Environmental enrichment facilitates cocaine-cue extinction, deters reacquisition of cocaine self-administration and alters AMPAR GluA1 expression and phosphorylation
Gauthier, Jamie M.
Dhonnchadha, Brid Aine Nic
Spealman, Roger D.
Kantak, Kathleen M.
MetadataShow full item record
Citation (published version)Jamie M Gauthier, Amy Lin, Brid A Nic Dhonnchadha, Roger D Spealman, Heng-Ye Man, Kathleen M Kantak. 2017. "Environmental enrichment facilitates cocaine-cue extinction, deters reacquisition of cocaine self-administration and alters AMPAR GluA1 expression and phosphorylation." ADDICTION BIOLOGY, Volume 22, Issue 1, pp. 152 - 162 (11). https://doi.org/10.1111/adb.12313
This study investigated the combination of environmental enrichment (EE) with cocaine‐cue extinction training on reacquisition of cocaine self‐administration. Rats were trained under a second‐order schedule for which responses were maintained by cocaine injections and cocaine‐paired stimuli. During three weekly extinction sessions, saline was substituted for cocaine but cocaine‐paired stimuli were presented. Rats received 4‐h periods of EE at strategic time points during extinction training, or received NoEE. Additional control rats received EE or NoEE without extinction training. One week later, reacquisition of cocaine self‐administration was evaluated for 15 sessions, and then GluA1 expression, a cellular substrate for learning and memory, was measured in selected brain regions. EE provided both 24 h before and immediately after extinction training facilitated extinction learning and deterred reacquisition of cocaine self‐administration for up to 13 sessions. Each intervention by itself (EE alone or extinction alone) was ineffective, as was EE scheduled at individual time points (EE 4 h or 24 h before, or EE immediately or 6 h after, each extinction training session). Under these conditions, rats rapidly reacquired baseline rates of cocaine self‐administration. Cocaine self‐administration alone decreased total GluA1 and/or pSer845GluA1 expression in basolateral amygdala and nucleus accumbens. Extinction training, with or without EE, opposed these changes and also increased total GluA1 in ventromedial prefrontal cortex and dorsal hippocampus. EE alone increased pSer845GluA1 and EE combined with extinction training decreased pSer845GluA1 in ventromedial prefrontal cortex. EE might be a useful adjunct to extinction therapy by enabling neuroplasticity that deters relapse to cocaine self‐administration.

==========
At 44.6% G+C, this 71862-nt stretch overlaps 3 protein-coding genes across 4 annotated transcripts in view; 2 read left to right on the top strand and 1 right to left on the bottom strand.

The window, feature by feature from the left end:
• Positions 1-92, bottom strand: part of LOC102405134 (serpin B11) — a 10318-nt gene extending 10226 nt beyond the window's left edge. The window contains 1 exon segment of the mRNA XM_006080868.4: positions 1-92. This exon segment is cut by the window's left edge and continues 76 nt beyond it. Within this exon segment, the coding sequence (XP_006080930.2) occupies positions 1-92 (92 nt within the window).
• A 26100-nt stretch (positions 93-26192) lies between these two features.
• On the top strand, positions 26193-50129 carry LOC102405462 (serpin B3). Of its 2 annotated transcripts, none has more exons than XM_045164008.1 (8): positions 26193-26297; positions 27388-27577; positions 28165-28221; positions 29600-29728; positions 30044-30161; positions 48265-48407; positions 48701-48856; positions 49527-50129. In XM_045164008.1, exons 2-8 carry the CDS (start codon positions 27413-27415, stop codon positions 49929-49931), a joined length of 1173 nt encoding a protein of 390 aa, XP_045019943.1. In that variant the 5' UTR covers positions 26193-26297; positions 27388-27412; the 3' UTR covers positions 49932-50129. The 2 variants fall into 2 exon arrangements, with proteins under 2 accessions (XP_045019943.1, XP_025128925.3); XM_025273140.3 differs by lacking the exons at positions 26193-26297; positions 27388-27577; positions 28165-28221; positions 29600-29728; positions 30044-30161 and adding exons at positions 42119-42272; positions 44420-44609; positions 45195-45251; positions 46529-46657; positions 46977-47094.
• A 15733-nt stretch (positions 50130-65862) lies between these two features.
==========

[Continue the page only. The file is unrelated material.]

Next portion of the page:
Showing items related by title, author, creator and subject.
Detection of cocaine and its major metabolites in bone following outdoor decomposition after chronic cocaine administration using 2D-LC/MS/MS Mella, Malorie Ann (2017)In the field of forensic toxicology, several challenges exist with quantification analysis of cocaine and metabolites in post mortem samples. Cocaine can prove difficult to detect and quantify in blood, urine, and soft ...
Cocaine use, treatment retention and opioid abstinence at six months in a coordinated primary care and substance abuse treatment clinic among opioid-dependent patients treated with buprenorphine Culp, Jenna L. (Boston University, 2012)Cocaine use among opioid dependent persons is common, with an estimated 40 to 70% of those seeking treatment for opioid dependence, also using cocaine (Sullivan et al., 2011 ). The effects of cocaine use on treatment ...
Methylphenidate treatment beyond adolescence maintains increased cocaine self-administration in the spontaneously hypertensive rat model of attention deficit/hyperactivity disorder Baskin, Britahny M.; Dwoskin, Linda P.; Kantak, Kathleen M. (Elsevier, 2015-04)Past research with the spontaneously hypertensive rat (SHR) model of attention deficit/hyperactivity disorder showed that adolescent methylphenidate treatment enhanced cocaine abuse risk in SHR during adulthood. The ...